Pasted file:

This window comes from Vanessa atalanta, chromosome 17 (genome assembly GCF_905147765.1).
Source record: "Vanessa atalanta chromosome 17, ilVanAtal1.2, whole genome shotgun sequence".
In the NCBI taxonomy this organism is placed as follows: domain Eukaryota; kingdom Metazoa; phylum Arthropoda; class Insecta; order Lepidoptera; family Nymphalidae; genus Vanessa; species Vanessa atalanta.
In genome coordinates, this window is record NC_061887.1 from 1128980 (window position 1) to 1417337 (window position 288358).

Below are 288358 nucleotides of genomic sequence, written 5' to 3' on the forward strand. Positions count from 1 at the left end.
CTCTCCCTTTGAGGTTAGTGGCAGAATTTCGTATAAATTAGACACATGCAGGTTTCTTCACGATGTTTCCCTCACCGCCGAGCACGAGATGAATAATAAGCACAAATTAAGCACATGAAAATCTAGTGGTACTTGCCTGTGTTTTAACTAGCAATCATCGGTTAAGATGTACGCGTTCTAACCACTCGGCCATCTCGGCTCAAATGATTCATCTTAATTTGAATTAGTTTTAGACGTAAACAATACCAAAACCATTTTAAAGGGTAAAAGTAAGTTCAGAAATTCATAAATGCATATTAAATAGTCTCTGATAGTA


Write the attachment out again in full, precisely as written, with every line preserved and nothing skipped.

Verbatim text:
This window comes from Vanessa atalanta, chromosome 17 (genome assembly GCF_905147765.1).
Source record: "Vanessa atalanta chromosome 17, ilVanAtal1.2, whole genome shotgun sequence".
In the NCBI taxonomy this organism is placed as follows: domain Eukaryota; kingdom Metazoa; phylum Arthropoda; class Insecta; order Lepidoptera; family Nymphalidae; genus Vanessa; species Vanessa atalanta.
In genome coordinates, this window is record NC_061887.1 from 1128980 (window position 1) to 1417337 (window position 288358).

Below are 288358 nucleotides of genomic sequence, written 5' to 3' on the forward strand. Positions count from 1 at the left end.
CTCTCCCTTTGAGGTTAGTGGCAGAATTTCGTATAAATTAGACACATGCAGGTTTCTTCACGATGTTTCCCTCACCGCCGAGCACGAGATGAATAATAAGCACAAATTAAGCACATGAAAATCTAGTGGTACTTGCCTGTGTTTTAACTAGCAATCATCGGTTAAGATGTACGCGTTCTAACCACTCGGCCATCTCGGCTCAAATGATTCATCTTAATTTGAATTAGTTTTAGACGTAAACAATACCAAAACCATTTTAAAGGGTAAAAGTAAGTTCAGAAATTCATAAATGCATATTAAATAGTCTCTGATAGTA